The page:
The coach of a college football team in the United States has taken a hard-line with his playing squad when it comes to social media. Mike Leach has banned the Washington State Cougars from tweeting, and he’s asking the fans and media to help him police this decision.
Speaking to The Seattle Times, the coach had this to say: “Twitter’s now banned around here, so don’t expect anything on Twitter… Twitter’s banned and quite frankly, if after today you see anything on Twitter from our team — and I don’t care if it says, ‘I love life’ — I would like to see it, because I will suspend them.”
Leach didn’t elaborate on the reasoning behind his decision, merely stating: “Because I decided to, that’s what prompted that.” However, Athletic Director Bill Moos was slightly more forthcoming, explaining that in the past there had been a series of inappropriate tweets from players that portrayed the college’s sports program in a bad light. He also added that the problems weren’t solely related to the football team.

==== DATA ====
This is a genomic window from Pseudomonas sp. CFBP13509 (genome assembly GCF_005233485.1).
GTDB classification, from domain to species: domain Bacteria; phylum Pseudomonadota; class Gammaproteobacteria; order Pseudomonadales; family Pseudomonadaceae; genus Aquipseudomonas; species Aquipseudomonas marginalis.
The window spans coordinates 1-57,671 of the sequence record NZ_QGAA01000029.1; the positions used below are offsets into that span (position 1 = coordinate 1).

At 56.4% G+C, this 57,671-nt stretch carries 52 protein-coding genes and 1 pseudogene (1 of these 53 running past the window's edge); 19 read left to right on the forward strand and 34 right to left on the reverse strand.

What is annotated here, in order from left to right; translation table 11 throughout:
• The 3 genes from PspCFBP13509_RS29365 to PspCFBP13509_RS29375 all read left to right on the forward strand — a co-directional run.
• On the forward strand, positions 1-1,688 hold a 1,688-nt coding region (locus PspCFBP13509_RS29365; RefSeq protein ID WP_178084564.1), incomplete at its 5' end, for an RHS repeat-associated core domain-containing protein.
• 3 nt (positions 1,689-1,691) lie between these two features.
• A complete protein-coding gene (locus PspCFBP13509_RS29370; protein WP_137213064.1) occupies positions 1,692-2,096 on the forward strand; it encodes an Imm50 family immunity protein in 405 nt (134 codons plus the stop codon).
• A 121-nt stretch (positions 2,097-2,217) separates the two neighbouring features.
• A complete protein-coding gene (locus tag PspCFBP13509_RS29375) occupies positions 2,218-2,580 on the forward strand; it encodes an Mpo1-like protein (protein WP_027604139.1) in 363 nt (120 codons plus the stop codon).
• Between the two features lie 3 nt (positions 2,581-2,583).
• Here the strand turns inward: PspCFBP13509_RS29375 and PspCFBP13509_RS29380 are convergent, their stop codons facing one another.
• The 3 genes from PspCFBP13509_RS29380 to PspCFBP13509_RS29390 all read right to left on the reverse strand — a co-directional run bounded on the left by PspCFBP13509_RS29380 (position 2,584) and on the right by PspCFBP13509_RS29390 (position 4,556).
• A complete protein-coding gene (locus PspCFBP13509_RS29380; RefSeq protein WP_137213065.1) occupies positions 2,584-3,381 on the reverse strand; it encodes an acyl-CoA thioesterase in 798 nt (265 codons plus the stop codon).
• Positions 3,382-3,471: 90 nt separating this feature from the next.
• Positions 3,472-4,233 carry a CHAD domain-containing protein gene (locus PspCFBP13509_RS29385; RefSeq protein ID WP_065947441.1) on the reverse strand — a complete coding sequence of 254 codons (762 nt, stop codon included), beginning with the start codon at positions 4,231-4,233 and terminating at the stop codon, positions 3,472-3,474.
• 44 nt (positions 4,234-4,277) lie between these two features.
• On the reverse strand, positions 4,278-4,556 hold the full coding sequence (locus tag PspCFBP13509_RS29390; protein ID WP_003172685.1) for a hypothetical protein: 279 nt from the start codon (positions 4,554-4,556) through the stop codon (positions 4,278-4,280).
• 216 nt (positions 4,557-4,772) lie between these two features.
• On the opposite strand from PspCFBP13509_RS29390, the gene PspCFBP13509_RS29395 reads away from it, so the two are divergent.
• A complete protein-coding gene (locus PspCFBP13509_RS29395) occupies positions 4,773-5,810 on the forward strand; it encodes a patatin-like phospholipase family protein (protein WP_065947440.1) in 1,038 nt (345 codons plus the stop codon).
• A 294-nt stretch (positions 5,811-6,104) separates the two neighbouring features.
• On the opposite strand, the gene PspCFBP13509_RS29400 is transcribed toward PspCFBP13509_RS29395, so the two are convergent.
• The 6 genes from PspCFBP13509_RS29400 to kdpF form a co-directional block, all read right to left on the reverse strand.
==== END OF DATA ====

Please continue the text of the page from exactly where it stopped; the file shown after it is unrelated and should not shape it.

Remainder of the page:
Athletes are often looked up to by the younger members of a school, community or country, and whether they like it or not, they can have a big influence on those children. As Bill Moos further explained: “I’ve got kids myself, and they have Twitters and Facebooks and all that. And a lot of that stuff that comes across there, it would not be approved by the Parent Teacher Association.”
Do you agree with Mike Leach’s decision? Should social media accounts of athletes and sportsmen and women be treated as an extension of the team/brand they represent, or is this a step to far in social policing? We’d like to hear your thoughts.